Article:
NEW DELHI: BCCI officials who have for long been resisting the one-state-one-vote and cooling-off period recommendations in the Justice Lodha committee report may finally have reasons to smile. In a significant development, the Supreme Court on Thursday hinted that some of the recommendations of the Lodha committee, specifically clauses relating to the ‘one-state-one-vote’ and ‘cooling-off’ period stipulations, might be eased or remain open to modification while drafting the BCCI’s new constitution.
The bench of Chief Justice Dipak Misra and Justices AM Khanwilkar and DY Chandrachud also reserved its order on the finalization of BCCI’s draft constitution and restrained all state cricket bodies from holding elections till the new constitution is adopted.
The bench said that the cooling-off period does not seem necessary if the office-bearer is contesting for a different position, a move sure to come as a boost for officials who have been at loggerheads with the COA over the issue.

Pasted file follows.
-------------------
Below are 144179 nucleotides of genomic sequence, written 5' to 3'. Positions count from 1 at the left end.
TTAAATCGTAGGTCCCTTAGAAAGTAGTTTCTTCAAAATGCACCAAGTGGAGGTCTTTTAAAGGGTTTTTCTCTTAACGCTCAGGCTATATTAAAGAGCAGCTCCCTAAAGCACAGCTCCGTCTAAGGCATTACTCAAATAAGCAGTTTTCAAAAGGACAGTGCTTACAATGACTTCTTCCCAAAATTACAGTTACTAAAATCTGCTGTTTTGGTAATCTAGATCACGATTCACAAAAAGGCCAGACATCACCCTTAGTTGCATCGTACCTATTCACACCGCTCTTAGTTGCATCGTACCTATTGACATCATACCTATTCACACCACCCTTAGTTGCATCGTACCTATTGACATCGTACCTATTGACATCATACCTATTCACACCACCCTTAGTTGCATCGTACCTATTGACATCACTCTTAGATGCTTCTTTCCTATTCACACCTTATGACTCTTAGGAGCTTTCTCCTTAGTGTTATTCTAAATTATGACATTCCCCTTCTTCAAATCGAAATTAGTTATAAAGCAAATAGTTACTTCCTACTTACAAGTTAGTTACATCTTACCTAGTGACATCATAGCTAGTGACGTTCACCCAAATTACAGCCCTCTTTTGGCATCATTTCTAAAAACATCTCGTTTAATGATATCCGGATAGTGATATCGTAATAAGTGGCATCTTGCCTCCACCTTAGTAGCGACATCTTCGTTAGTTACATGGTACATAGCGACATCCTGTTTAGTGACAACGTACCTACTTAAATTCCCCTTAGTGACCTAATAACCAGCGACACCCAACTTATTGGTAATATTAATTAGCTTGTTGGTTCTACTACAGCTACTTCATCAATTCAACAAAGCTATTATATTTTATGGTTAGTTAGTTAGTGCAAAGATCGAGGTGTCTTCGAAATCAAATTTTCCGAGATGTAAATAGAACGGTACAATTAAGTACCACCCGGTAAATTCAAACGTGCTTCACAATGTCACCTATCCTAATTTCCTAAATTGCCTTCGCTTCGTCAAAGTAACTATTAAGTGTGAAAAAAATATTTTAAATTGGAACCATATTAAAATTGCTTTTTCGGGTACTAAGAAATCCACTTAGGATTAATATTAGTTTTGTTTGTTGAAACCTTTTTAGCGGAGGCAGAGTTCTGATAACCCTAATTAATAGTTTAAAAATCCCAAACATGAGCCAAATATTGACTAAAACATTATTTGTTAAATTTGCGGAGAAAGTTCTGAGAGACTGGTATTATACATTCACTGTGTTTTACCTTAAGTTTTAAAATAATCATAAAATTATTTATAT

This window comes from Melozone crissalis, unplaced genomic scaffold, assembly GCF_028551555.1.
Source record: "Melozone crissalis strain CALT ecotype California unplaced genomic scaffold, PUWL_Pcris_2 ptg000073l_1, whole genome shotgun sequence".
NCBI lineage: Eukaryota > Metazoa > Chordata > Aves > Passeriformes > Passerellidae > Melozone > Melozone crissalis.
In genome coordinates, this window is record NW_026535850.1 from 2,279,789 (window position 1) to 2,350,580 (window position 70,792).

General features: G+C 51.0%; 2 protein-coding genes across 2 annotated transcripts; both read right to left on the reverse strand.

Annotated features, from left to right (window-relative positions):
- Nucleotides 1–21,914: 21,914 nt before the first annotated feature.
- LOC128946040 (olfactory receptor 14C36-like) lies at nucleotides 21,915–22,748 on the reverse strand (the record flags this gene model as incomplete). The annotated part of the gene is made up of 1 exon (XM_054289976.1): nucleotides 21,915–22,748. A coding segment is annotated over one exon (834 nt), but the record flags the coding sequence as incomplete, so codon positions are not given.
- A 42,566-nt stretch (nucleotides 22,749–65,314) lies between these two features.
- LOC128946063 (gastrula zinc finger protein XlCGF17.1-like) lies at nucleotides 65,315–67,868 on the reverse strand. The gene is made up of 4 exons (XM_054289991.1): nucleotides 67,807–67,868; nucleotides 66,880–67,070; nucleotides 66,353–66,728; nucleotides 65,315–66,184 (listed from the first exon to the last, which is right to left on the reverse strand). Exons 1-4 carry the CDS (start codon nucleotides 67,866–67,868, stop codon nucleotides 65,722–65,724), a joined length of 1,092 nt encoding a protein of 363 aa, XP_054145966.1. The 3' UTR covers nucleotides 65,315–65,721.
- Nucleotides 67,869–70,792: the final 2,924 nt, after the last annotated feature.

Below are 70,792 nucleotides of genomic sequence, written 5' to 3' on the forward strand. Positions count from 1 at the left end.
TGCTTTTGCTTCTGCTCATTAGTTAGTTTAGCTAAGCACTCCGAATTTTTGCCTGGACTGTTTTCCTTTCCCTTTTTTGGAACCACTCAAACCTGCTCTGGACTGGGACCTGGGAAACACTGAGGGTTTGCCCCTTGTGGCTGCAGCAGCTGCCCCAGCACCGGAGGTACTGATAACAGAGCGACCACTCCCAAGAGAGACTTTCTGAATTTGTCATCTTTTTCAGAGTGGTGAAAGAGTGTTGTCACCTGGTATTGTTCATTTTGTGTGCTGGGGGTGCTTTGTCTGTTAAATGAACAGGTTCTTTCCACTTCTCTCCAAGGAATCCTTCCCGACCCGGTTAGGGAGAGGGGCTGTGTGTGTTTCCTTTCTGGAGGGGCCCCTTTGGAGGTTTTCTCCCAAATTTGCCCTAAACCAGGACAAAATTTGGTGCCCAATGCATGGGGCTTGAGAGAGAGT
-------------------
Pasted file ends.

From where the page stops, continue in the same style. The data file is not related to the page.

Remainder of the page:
On the ‘one-state-one vote’ policy, the bench said, “No state should be deprived of their voting rights in cricket administration but there are age-old associations which have contributed to the growth of cricket in the country and they should also not be deprived.”
The apex court also said it would examine whether the number of selectors in BCCI should be increased and also fix the qualification needed for appointment as a selector. The bench also asked high courts not to entertain any plea on the appointment of administrators to state cricket bodies.
The apex court had on July 18, 2016 ordered a comprehensive revamp of BCCI on the recommendations of the Lodha Committee. It had passed a slew of directions to bring administrative reforms in cricket administration by barring ministers and bureaucrats from holding positions in the board and stipulating an age limit of 70 years for office-bearers. It had also directed implementation of the ‘one-stateone-vote’ principle and cooling-off periods.
Various state cricket associations have urged the court to do away with the recommendations, saying these would not be good for cricket administration. Additional solicitor general Tushar Mehta, appearing for Maharashtra and Gujarat cricket associations, said politicians should be allowed to hold office in cricket bodies and there was no need for age restrictions.
“The court would do a serious injustice to people if they are not allowed to use their expertise and experience in cricket administration just because they are holding public office,” the ASG submitted.